Former two-weight world champion Zab Judah takes on the dangerous and undefeated Vernon Paris in an eliminator for the IBF light welterweight title at the Aviator Complex in Brooklyn, New York on Saturday night.
The winner of Judah v Paris will likely face the victor in Lamont Peterson’s upcoming rematch with Amir Khan for the IBF and WBA light welterweight titles on May 19 at the Manderlay Bay Casino in Las Vegas.
Judah has been one of the most high-profile fighters in boxing for the last decade and a half, involved in big ‘event’ fights against the likes of Kostya Tszyu, Floyd Mayweather, Miguel Cotto and Amir Khan. Although now in his mid-30s, Judah retains much of his speed, skill and power, and still brings a lot to the bargaining table. By comparison, Vernon Paris is a decade younger than Judah and lacks big fight experience, but he is a young, undefeated fighter with a good amateur pedigree on the ascent and looking to add Judah’s name to his CV.
34-year-old Zab Judah (41-7, 28 KOs) is a 16 year pro veteran who has won world titles at light welterweight (three times) and welterweight, and has defeated big names like Micky Ward, Darrell Tyson, Junior Witter, Terron Millet, Reggie Greene, DeMarcus Corley, Cory Spinks, Rafael Pineda, Lucas Martin Matthysse and Kaizer Mabuse during his outstanding career. Each of his even career losses have come in world title fights.
Judah was raised on the same tough Brooklyn streets as his number one fan Mike Tyson, and has never been far from controversy. When he lost his IBF light welterweight title to the Australian-based Russian Kostya Tszyu in 2001 on a sensational second-round knockout, so incensed was he at referee Jay Nady’s decision to stop the fight, he hurled his ring stool at a him and then punched him in the throat. His actions resulted in a $75,000 fine and a six-month suspension.
In the biggest fight of his career against Floyd Mayweather five years later, Judah boxed like a dream for the first five rounds of the fight and at that point it looked as if an upset may have been on the cards. However Mayweather turned the contest around with a big sixth round, and by the ninth looked to be heading for a stoppage win.
Late in the 10th round, Judah hit Mayweather with a blatantly low blow, and then followed it up with a hard punch in the back of the head. As referee Richard Steel called time to allow Mayweather to recover, his trainer and uncle Roger Mayweather enter the ring and tried to attack Judah. Moments later Judah’s trainer – his father Joel – leapt to his sons’ defense and it soon escalated into a full-scale brawl between both corners.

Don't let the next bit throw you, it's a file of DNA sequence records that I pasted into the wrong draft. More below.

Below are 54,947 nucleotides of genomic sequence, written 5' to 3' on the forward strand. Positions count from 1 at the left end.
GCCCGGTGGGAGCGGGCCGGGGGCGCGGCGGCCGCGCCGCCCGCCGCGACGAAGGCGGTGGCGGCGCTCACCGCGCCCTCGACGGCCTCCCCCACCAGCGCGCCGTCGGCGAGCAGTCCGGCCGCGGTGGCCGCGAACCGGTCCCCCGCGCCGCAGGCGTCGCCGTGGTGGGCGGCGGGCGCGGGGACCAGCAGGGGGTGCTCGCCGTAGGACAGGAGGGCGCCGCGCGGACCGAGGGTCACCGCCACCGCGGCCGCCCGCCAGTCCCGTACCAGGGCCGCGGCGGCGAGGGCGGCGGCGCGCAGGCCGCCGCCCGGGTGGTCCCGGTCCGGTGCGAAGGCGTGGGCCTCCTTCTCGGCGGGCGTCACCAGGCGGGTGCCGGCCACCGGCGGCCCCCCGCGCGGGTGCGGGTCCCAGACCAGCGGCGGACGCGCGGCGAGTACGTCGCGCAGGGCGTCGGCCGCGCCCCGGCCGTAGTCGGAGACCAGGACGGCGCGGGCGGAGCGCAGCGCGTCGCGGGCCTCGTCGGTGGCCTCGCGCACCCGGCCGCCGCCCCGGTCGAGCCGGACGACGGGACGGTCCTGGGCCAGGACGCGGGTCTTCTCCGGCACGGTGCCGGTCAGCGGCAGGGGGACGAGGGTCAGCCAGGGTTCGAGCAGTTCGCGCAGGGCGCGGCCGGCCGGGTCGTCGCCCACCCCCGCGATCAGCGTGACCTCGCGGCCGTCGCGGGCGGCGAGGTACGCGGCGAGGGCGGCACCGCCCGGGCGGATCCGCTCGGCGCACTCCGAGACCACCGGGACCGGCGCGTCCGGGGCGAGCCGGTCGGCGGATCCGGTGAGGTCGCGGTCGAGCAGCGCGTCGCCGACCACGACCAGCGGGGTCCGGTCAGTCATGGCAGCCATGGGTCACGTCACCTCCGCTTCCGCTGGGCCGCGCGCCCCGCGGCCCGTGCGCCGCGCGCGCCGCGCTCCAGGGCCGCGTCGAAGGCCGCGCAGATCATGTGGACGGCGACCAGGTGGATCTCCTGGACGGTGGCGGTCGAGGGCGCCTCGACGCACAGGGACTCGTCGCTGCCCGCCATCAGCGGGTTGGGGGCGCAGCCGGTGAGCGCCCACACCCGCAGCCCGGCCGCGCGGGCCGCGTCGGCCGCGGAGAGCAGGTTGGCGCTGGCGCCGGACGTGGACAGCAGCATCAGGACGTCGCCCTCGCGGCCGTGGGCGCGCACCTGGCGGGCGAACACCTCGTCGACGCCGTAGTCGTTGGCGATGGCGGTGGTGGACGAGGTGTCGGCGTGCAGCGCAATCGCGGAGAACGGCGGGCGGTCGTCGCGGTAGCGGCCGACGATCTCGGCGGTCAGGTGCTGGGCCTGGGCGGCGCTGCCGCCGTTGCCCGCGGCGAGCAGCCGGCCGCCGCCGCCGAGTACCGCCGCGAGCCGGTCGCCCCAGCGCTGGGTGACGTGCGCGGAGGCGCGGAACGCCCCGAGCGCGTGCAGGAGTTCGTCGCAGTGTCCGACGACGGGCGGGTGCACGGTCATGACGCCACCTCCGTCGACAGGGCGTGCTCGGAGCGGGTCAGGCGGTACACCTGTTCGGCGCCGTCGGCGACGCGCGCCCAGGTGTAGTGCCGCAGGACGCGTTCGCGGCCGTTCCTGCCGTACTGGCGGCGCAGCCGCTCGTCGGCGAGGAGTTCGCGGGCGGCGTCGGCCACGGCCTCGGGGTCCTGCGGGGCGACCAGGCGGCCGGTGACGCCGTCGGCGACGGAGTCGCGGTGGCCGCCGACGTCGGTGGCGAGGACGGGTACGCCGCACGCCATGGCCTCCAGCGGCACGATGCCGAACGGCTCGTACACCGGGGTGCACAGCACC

When the ring was eventually cleared, the action resumed and Mayweather cruised to a unanimous decision. After the fight, Judah was hit with a $350,000 fine (second only to Mike Tyson’s $3 million fine for biting Evander Holyfield’s ear in 1997) and had his license suspended for one year.
Most recently against Britain’s Amir Khan last July, Judah looked outclassed for the first four round of the fight, and when floored with a legitimate and vicious body shot in round five, tried his best to get Khan disqualified. It didn’t work and the fifth round knockout win for Khan still stands.
Now Judah faces a hungry young opponent in what could turn out to be his last throw of the dice.
24 year old Vernon Paris was raised on the mean streets of Detroit, barely surviving his city’s gang culture. A talented amateur who trained at Detroit’s iconic Kronk Gym and won a junior Olympics gold medal, Paris was shot three times in an attempt on his life in 2006. He still carries bullets in his thigh and back today. In 2008 he suffered a collapsed lung after being stabbed in the chest during an argument.
Inside the ring, Paris hit the pro ranks in 2006 and fought nine times that year and nine times in 2007 against moderate oposition. The stabbing incident kept him out of the ring for most of 2008/09, but he was back with five fights in 2010, defeating solid pros like fringe contender Courtney Burton and former world title challenger Oscar Leon.
In 2011 Paris took a massive step up in class when he faced fellow prospect Tim Coleman for the USBA light welterweight title. A vicious pre-fight war of words saw Coleman call Paris a ”crackhead”, alluding to two Paris wins later changed to no-contests after he failed post-fight drug tests for marijuana use.
The fight itself was a sensational affair that saw Paris dropped by a right hand in round two, but go on to floor Coleman three times with hard body shots en-route to a seventh round TKO. The win pushed Paris up the IBF rankings to fourth, one place behind Judah (the IBF’s top two ranking slots are vacant.)
One has to wonder just how much passion and desire Zab Judah has left going into Saturday’s fight. After surprising many experts with his seventh round TKO over a rampaging Kaizer Mabuza for the vacant IBF title last March, he was comprehensively dismantled by Amir Khan just four months later.
Despite his protestations of a foul, Judah knows he was outclassed, and when one has an ego the size of Zab’s, that is a bitter pill to swallow. He knows, should he win this fight, he will face either Khan or Peterson, two much bigger, stronger, younger rivals that have the beating of him.
Paris has nowhere near the skill level of Judah, who is still one of the smoothest and most stylish boxers in the game. If Zab can keep it as a boxing match, he should win by a clear points margin. If the fight becomes a war, Paris’s body shots will end the contest by the late rounds.
I believe it will be the former, and I see Judah keeping his cool and edging out a close decision over twelve rounds.